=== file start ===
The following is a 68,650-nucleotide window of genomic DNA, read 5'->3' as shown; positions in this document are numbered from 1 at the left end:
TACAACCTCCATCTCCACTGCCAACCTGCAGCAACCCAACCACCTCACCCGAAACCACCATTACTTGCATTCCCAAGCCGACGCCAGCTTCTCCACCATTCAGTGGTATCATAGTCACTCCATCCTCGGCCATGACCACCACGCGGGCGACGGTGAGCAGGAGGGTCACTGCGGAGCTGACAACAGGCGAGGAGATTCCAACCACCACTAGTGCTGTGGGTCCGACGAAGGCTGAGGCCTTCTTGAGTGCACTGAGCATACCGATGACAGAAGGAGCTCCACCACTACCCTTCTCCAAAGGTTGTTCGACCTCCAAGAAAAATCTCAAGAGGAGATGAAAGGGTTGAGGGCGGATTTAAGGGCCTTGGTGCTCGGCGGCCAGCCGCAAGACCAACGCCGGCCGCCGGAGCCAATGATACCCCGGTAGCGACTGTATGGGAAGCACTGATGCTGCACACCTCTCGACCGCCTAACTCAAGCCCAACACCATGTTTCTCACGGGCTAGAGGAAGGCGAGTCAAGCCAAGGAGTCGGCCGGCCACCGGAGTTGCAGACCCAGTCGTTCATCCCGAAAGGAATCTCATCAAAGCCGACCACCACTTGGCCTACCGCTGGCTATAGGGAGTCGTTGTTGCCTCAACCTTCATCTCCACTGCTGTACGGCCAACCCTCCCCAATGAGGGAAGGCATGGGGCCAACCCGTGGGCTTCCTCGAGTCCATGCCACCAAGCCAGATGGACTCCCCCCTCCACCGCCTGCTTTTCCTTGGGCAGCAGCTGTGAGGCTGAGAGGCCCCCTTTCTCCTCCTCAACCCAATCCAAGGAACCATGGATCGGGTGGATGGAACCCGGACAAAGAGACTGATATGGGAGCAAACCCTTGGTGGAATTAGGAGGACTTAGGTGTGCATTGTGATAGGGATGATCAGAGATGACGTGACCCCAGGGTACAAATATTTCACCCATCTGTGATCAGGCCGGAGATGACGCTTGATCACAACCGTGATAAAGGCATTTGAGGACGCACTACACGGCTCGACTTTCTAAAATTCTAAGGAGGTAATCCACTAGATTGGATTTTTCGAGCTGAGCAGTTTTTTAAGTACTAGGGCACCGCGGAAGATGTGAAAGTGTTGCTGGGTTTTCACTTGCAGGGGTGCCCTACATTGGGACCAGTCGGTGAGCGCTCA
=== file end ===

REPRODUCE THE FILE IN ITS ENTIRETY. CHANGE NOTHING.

The following is a 68,650-nucleotide window of genomic DNA, read 5'->3' as shown; positions in this document are numbered from 1 at the left end:
TACAACCTCCATCTCCACTGCCAACCTGCAGCAACCCAACCACCTCACCCGAAACCACCATTACTTGCATTCCCAAGCCGACGCCAGCTTCTCCACCATTCAGTGGTATCATAGTCACTCCATCCTCGGCCATGACCACCACGCGGGCGACGGTGAGCAGGAGGGTCACTGCGGAGCTGACAACAGGCGAGGAGATTCCAACCACCACTAGTGCTGTGGGTCCGACGAAGGCTGAGGCCTTCTTGAGTGCACTGAGCATACCGATGACAGAAGGAGCTCCACCACTACCCTTCTCCAAAGGTTGTTCGACCTCCAAGAAAAATCTCAAGAGGAGATGAAAGGGTTGAGGGCGGATTTAAGGGCCTTGGTGCTCGGCGGCCAGCCGCAAGACCAACGCCGGCCGCCGGAGCCAATGATACCCCGGTAGCGACTGTATGGGAAGCACTGATGCTGCACACCTCTCGACCGCCTAACTCAAGCCCAACACCATGTTTCTCACGGGCTAGAGGAAGGCGAGTCAAGCCAAGGAGTCGGCCGGCCACCGGAGTTGCAGACCCAGTCGTTCATCCCGAAAGGAATCTCATCAAAGCCGACCACCACTTGGCCTACCGCTGGCTATAGGGAGTCGTTGTTGCCTCAACCTTCATCTCCACTGCTGTACGGCCAACCCTCCCCAATGAGGGAAGGCATGGGGCCAACCCGTGGGCTTCCTCGAGTCCATGCCACCAAGCCAGATGGACTCCCCCCTCCACCGCCTGCTTTTCCTTGGGCAGCAGCTGTGAGGCTGAGAGGCCCCCTTTCTCCTCCTCAACCCAATCCAAGGAACCATGGATCGGGTGGATGGAACCCGGACAAAGAGACTGATATGGGAGCAAACCCTTGGTGGAATTAGGAGGACTTAGGTGTGCATTGTGATAGGGATGATCAGAGATGACGTGACCCCAGGGTACAAATATTTCACCCATCTGTGATCAGGCCGGAGATGACGCTTGATCACAACCGTGATAAAGGCATTTGAGGACGCACTACACGGCTCGACTTTCTAAAATTCTAAGGAGGTAATCCACTAGATTGGATTTTTCGAGCTGAGCAGTTTTTTAAGTACTAGGGCACCGCGGAAGATGTGAAAGTGTTGCTGGGTTTTCACTTGCAGGGGTGCCCTACATTGGGACCAGTCGGTGAGCGCTCA